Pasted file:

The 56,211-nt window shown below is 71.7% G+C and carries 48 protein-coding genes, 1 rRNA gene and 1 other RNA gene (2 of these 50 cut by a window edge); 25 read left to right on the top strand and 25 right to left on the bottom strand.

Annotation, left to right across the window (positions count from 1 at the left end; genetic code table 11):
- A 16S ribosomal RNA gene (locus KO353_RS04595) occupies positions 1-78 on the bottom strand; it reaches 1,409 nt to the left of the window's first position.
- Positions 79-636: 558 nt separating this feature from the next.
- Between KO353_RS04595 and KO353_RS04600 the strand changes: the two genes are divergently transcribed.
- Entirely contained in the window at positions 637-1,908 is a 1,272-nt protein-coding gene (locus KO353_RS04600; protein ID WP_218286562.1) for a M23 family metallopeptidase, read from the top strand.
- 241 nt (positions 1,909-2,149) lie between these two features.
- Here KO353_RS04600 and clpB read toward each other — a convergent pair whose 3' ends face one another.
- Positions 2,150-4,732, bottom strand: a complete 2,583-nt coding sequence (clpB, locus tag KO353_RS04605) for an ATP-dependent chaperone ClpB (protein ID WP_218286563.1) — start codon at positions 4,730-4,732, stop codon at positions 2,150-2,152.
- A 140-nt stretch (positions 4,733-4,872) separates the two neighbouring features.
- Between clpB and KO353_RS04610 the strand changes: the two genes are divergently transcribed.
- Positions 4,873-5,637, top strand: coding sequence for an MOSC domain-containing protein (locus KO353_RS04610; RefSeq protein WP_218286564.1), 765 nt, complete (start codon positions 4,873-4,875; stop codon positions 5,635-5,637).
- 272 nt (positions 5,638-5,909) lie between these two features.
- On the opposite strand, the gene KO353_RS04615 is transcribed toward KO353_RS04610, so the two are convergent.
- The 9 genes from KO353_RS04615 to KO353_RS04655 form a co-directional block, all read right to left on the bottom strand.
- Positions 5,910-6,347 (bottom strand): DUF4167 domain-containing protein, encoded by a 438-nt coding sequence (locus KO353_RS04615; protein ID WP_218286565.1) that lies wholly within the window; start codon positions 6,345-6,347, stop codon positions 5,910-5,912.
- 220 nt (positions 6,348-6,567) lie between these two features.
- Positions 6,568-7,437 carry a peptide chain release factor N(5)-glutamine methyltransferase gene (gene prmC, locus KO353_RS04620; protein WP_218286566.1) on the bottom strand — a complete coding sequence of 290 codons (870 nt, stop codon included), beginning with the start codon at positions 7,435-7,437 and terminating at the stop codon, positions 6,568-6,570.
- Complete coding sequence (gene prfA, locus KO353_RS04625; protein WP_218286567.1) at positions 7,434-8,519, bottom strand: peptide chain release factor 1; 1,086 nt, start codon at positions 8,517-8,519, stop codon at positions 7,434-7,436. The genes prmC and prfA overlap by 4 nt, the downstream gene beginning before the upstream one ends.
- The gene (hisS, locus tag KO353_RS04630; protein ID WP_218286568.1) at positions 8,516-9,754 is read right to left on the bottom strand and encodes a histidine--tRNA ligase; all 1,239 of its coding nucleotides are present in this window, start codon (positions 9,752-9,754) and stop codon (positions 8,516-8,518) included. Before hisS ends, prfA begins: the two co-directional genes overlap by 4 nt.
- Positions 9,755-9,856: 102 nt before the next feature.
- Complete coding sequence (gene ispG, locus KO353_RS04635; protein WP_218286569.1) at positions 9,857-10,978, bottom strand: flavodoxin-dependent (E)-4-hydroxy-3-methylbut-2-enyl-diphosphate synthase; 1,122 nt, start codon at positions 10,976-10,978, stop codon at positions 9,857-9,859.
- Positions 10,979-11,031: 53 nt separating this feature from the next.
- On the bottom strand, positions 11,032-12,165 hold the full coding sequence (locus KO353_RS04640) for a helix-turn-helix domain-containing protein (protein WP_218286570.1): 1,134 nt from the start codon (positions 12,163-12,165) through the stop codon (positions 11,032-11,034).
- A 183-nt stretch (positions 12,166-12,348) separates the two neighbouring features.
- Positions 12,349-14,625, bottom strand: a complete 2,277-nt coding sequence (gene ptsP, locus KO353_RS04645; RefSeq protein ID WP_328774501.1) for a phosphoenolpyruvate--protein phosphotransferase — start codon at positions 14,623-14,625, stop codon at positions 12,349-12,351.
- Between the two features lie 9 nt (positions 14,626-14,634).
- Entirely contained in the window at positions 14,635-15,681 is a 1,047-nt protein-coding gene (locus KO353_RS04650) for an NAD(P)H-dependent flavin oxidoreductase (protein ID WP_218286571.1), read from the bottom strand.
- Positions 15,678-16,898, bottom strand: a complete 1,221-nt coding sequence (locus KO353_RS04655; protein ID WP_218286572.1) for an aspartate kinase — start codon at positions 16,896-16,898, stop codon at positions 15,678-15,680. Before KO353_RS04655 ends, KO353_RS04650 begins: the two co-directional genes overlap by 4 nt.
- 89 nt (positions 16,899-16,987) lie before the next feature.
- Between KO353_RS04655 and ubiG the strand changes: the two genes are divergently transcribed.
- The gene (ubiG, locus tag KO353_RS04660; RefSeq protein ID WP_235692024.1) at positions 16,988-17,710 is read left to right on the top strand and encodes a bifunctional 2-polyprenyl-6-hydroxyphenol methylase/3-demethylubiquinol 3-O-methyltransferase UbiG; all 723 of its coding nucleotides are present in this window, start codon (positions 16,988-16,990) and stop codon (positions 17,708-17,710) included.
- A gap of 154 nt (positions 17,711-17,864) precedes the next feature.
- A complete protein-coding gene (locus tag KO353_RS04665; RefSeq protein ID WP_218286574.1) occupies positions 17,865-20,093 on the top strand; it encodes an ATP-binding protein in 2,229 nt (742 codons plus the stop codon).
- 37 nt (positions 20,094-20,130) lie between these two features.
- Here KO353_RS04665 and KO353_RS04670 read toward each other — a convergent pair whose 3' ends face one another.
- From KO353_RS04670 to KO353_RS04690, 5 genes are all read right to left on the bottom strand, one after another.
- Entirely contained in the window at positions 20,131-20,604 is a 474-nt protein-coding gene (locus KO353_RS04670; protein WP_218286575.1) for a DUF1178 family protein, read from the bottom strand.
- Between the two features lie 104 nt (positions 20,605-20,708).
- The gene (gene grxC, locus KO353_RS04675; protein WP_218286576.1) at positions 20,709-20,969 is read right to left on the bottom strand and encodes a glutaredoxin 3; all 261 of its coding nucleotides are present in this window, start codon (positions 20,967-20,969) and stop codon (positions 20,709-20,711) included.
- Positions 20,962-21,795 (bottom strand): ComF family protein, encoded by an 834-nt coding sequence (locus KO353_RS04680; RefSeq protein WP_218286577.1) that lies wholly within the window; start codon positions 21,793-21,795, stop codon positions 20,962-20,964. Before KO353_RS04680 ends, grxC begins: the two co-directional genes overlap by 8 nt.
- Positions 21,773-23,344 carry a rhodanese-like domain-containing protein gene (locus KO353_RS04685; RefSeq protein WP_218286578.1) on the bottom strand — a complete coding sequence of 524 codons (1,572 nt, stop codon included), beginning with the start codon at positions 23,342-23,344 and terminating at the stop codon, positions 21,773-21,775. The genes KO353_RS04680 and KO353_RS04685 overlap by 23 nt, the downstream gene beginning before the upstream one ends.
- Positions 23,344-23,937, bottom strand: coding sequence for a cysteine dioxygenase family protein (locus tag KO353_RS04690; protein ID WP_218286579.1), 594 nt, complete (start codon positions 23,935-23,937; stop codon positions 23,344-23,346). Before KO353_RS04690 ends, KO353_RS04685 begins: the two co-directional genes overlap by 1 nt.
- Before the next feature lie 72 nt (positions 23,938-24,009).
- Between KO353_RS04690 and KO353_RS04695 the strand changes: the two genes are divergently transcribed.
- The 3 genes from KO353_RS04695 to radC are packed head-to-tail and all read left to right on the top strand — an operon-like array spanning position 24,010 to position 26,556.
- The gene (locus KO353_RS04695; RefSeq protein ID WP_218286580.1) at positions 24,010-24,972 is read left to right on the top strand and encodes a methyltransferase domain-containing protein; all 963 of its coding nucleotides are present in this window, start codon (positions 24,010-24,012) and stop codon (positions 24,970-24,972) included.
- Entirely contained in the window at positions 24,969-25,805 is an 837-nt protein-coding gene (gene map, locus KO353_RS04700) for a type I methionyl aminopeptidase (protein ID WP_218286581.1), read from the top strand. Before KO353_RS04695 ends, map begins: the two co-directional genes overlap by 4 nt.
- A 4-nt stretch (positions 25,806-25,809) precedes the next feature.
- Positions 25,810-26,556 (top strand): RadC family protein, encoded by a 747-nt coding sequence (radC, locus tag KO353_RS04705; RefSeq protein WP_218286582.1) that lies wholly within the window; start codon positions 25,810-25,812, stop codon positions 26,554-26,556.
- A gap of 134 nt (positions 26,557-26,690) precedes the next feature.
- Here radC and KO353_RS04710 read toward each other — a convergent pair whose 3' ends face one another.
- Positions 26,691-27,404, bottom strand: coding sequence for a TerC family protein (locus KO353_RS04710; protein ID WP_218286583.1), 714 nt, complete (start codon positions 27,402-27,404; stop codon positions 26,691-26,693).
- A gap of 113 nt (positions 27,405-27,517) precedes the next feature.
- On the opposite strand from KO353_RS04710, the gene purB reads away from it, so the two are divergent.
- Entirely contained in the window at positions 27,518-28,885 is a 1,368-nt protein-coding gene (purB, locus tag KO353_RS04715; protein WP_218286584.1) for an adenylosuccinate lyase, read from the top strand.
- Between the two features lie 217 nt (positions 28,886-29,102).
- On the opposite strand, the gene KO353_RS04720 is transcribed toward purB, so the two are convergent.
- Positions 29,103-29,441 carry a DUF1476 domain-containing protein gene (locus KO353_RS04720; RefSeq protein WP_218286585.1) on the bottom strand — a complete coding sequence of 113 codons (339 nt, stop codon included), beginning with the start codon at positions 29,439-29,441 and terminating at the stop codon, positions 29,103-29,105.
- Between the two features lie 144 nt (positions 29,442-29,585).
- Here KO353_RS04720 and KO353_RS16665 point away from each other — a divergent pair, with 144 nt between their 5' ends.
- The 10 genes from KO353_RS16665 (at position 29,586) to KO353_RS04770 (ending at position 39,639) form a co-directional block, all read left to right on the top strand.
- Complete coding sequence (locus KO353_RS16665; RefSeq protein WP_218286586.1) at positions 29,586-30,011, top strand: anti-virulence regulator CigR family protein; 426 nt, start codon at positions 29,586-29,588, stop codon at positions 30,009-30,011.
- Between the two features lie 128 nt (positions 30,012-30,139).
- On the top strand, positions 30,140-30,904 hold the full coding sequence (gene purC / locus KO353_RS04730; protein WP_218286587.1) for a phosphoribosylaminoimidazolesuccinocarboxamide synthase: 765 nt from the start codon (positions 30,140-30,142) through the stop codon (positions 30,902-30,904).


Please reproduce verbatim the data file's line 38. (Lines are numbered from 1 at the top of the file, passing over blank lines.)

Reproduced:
- Entirely contained in the window at positions 20,131-20,604 is a 474-nt protein-coding gene (locus KO353_RS04670; protein WP_218286575.1) for a DUF1178 family protein, read from the bottom strand.